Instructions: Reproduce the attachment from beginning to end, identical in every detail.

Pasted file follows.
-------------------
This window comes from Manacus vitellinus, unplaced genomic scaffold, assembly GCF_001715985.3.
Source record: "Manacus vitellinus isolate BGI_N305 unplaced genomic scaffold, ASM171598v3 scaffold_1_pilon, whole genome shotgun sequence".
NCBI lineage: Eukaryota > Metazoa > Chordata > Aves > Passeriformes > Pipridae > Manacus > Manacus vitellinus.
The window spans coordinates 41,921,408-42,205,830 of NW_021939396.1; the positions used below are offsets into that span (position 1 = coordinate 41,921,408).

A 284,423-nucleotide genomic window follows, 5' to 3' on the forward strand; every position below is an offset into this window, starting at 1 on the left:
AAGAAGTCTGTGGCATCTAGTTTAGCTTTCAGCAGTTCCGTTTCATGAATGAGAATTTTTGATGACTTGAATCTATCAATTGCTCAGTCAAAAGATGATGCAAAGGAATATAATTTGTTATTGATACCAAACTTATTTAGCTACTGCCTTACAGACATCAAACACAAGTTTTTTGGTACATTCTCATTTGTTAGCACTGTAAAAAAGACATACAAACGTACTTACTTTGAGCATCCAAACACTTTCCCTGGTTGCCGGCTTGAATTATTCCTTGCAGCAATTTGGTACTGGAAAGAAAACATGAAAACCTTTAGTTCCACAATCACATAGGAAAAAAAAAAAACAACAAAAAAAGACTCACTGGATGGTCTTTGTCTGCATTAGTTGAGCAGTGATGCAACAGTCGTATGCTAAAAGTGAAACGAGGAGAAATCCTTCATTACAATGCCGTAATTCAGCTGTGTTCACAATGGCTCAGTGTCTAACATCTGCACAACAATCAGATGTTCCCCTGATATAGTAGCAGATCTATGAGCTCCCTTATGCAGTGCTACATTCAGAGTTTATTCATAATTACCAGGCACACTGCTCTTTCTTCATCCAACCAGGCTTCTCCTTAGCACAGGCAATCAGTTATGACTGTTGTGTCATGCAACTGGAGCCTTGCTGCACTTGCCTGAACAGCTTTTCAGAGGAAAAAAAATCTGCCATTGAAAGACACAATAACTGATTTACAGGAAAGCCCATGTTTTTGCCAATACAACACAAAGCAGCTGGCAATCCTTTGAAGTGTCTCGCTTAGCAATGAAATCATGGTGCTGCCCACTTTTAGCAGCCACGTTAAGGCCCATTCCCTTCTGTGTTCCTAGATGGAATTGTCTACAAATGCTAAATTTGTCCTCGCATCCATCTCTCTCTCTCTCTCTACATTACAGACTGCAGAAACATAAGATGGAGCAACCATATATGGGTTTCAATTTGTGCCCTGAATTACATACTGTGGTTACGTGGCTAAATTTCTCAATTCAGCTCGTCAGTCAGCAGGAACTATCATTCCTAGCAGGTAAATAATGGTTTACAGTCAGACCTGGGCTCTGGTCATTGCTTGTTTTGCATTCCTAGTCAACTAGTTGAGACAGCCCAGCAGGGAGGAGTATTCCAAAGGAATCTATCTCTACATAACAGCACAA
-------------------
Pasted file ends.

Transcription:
This window comes from Manacus vitellinus, unplaced genomic scaffold, assembly GCF_001715985.3.
Source record: "Manacus vitellinus isolate BGI_N305 unplaced genomic scaffold, ASM171598v3 scaffold_1_pilon, whole genome shotgun sequence".
NCBI lineage: Eukaryota > Metazoa > Chordata > Aves > Passeriformes > Pipridae > Manacus > Manacus vitellinus.
The window spans coordinates 41,921,408-42,205,830 of NW_021939396.1; the positions used below are offsets into that span (position 1 = coordinate 41,921,408).

A 284,423-nucleotide genomic window follows, 5' to 3' on the forward strand; every position below is an offset into this window, starting at 1 on the left:
AAGAAGTCTGTGGCATCTAGTTTAGCTTTCAGCAGTTCCGTTTCATGAATGAGAATTTTTGATGACTTGAATCTATCAATTGCTCAGTCAAAAGATGATGCAAAGGAATATAATTTGTTATTGATACCAAACTTATTTAGCTACTGCCTTACAGACATCAAACACAAGTTTTTTGGTACATTCTCATTTGTTAGCACTGTAAAAAAGACATACAAACGTACTTACTTTGAGCATCCAAACACTTTCCCTGGTTGCCGGCTTGAATTATTCCTTGCAGCAATTTGGTACTGGAAAGAAAACATGAAAACCTTTAGTTCCACAATCACATAGGAAAAAAAAAAAACAACAAAAAAAGACTCACTGGATGGTCTTTGTCTGCATTAGTTGAGCAGTGATGCAACAGTCGTATGCTAAAAGTGAAACGAGGAGAAATCCTTCATTACAATGCCGTAATTCAGCTGTGTTCACAATGGCTCAGTGTCTAACATCTGCACAACAATCAGATGTTCCCCTGATATAGTAGCAGATCTATGAGCTCCCTTATGCAGTGCTACATTCAGAGTTTATTCATAATTACCAGGCACACTGCTCTTTCTTCATCCAACCAGGCTTCTCCTTAGCACAGGCAATCAGTTATGACTGTTGTGTCATGCAACTGGAGCCTTGCTGCACTTGCCTGAACAGCTTTTCAGAGGAAAAAAAATCTGCCATTGAAAGACACAATAACTGATTTACAGGAAAGCCCATGTTTTTGCCAATACAACACAAAGCAGCTGGCAATCCTTTGAAGTGTCTCGCTTAGCAATGAAATCATGGTGCTGCCCACTTTTAGCAGCCACGTTAAGGCCCATTCCCTTCTGTGTTCCTAGATGGAATTGTCTACAAATGCTAAATTTGTCCTCGCATCCATCTCTCTCTCTCTCTCTACATTACAGACTGCAGAAACATAAGATGGAGCAACCATATATGGGTTTCAATTTGTGCCCTGAATTACATACTGTGGTTACGTGGCTAAATTTCTCAATTCAGCTCGTCAGTCAGCAGGAACTATCATTCCTAGCAGGTAAATAATGGTTTACAGTCAGACCTGGGCTCTGGTCATTGCTTGTTTTGCATTCCTAGTCAACTAGTTGAGACAGCCCAGCAGGGAGGAGTATTCCAAAGGAATCTATCTCTACATAACAGCACAA